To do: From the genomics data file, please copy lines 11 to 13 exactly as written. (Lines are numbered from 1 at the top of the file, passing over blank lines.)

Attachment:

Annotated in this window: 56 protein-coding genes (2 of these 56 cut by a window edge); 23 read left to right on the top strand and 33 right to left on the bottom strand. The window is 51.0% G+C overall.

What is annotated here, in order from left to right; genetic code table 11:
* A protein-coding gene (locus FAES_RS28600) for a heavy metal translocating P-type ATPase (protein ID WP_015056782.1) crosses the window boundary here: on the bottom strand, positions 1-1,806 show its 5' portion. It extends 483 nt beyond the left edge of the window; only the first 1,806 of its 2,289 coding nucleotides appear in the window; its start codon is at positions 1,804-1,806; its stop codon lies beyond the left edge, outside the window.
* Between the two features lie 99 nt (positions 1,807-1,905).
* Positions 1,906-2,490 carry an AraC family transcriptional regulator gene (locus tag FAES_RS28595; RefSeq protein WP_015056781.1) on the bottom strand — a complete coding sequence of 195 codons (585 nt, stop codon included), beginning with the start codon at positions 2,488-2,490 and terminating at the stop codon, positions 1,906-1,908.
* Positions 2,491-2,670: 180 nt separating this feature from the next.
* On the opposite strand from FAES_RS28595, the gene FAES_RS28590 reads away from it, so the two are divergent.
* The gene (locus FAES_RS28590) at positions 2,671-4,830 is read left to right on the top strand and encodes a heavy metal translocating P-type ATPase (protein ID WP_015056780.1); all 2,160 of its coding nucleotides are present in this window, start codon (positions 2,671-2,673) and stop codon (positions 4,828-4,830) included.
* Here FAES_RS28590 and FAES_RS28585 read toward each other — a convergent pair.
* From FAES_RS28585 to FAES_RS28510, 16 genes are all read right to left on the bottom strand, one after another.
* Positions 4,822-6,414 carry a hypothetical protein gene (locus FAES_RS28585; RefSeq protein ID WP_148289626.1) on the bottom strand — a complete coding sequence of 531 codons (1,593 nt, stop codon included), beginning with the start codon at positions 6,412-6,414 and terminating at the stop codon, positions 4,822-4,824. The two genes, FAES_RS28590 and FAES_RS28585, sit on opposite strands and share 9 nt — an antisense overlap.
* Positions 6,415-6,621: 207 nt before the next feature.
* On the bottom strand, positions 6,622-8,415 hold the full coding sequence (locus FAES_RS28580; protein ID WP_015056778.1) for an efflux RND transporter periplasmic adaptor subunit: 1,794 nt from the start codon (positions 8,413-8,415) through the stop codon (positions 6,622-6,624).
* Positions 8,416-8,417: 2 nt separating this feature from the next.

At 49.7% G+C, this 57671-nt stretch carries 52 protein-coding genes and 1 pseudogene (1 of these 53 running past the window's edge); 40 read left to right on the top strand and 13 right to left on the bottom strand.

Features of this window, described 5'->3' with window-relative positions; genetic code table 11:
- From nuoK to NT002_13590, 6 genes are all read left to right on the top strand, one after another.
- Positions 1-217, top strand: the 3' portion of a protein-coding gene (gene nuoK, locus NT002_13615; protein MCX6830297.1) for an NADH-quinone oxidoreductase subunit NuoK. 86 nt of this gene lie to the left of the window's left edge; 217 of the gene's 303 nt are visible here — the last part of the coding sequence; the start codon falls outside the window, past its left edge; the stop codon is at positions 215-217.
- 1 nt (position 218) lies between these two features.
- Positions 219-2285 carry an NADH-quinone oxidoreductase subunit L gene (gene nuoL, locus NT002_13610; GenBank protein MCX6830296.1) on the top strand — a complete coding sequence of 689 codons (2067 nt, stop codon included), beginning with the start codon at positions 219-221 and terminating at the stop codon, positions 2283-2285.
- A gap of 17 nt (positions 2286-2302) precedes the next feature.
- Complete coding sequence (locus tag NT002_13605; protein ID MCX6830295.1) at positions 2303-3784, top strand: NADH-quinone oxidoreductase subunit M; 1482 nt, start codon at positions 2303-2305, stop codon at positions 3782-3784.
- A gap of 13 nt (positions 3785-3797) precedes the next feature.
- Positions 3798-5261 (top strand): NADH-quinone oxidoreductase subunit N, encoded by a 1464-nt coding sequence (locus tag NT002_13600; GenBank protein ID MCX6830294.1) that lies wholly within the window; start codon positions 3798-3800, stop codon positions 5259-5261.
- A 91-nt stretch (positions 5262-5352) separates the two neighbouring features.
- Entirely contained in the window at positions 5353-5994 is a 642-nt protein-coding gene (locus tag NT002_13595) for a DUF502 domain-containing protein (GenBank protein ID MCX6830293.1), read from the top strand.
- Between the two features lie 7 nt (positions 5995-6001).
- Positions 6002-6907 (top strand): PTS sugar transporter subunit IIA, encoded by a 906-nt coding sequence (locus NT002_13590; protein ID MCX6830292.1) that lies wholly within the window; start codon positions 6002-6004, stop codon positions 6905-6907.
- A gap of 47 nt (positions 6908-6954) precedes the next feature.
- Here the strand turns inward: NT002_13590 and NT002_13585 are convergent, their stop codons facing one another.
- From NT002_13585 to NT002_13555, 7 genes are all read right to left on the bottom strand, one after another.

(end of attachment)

* Positions 4,822-6,414 carry a hypothetical protein gene (locus FAES_RS28585; RefSeq protein ID WP_148289626.1) on the bottom strand — a complete coding sequence of 531 codons (1,593 nt, stop codon included), beginning with the start codon at positions 6,412-6,414 and terminating at the stop codon, positions 4,822-4,824. The two genes, FAES_RS28590 and FAES_RS28585, sit on opposite strands and share 9 nt — an antisense overlap.
* Positions 6,415-6,621: 207 nt before the next feature.
* On the bottom strand, positions 6,622-8,415 hold the full coding sequence (locus FAES_RS28580; protein ID WP_015056778.1) for an efflux RND transporter periplasmic adaptor subunit: 1,794 nt from the start codon (positions 8,413-8,415) through the stop codon (positions 6,622-6,624).